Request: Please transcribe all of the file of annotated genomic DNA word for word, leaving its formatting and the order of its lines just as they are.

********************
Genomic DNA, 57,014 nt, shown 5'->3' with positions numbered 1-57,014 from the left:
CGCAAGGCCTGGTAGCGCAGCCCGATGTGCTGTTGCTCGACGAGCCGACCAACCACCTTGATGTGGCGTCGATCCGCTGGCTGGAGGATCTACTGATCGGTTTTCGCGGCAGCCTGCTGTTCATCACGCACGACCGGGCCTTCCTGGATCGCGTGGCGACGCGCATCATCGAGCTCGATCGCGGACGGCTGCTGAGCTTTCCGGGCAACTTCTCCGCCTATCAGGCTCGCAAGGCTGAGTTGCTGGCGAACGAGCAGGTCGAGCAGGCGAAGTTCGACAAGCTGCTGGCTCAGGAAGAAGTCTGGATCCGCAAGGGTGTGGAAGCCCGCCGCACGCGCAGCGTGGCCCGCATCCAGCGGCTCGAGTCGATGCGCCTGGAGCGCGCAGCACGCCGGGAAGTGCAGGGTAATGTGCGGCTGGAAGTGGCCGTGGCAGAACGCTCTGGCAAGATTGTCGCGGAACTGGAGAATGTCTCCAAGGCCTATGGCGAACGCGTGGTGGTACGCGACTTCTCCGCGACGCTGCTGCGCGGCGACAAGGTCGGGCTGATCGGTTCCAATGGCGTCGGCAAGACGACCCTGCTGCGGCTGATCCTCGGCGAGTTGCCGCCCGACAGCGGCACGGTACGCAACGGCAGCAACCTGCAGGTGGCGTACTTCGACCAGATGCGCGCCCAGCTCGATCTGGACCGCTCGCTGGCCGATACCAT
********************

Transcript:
Genomic DNA, 57,014 nt, shown 5'->3' with positions numbered 1-57,014 from the left:
CGCAAGGCCTGGTAGCGCAGCCCGATGTGCTGTTGCTCGACGAGCCGACCAACCACCTTGATGTGGCGTCGATCCGCTGGCTGGAGGATCTACTGATCGGTTTTCGCGGCAGCCTGCTGTTCATCACGCACGACCGGGCCTTCCTGGATCGCGTGGCGACGCGCATCATCGAGCTCGATCGCGGACGGCTGCTGAGCTTTCCGGGCAACTTCTCCGCCTATCAGGCTCGCAAGGCTGAGTTGCTGGCGAACGAGCAGGTCGAGCAGGCGAAGTTCGACAAGCTGCTGGCTCAGGAAGAAGTCTGGATCCGCAAGGGTGTGGAAGCCCGCCGCACGCGCAGCGTGGCCCGCATCCAGCGGCTCGAGTCGATGCGCCTGGAGCGCGCAGCACGCCGGGAAGTGCAGGGTAATGTGCGGCTGGAAGTGGCCGTGGCAGAACGCTCTGGCAAGATTGTCGCGGAACTGGAGAATGTCTCCAAGGCCTATGGCGAACGCGTGGTGGTACGCGACTTCTCCGCGACGCTGCTGCGCGGCGACAAGGTCGGGCTGATCGGTTCCAATGGCGTCGGCAAGACGACCCTGCTGCGGCTGATCCTCGGCGAGTTGCCGCCCGACAGCGGCACGGTACGCAACGGCAGCAACCTGCAGGTGGCGTACTTCGACCAGATGCGCGCCCAGCTCGATCTGGACCGCTCGCTGGCCGATACCAT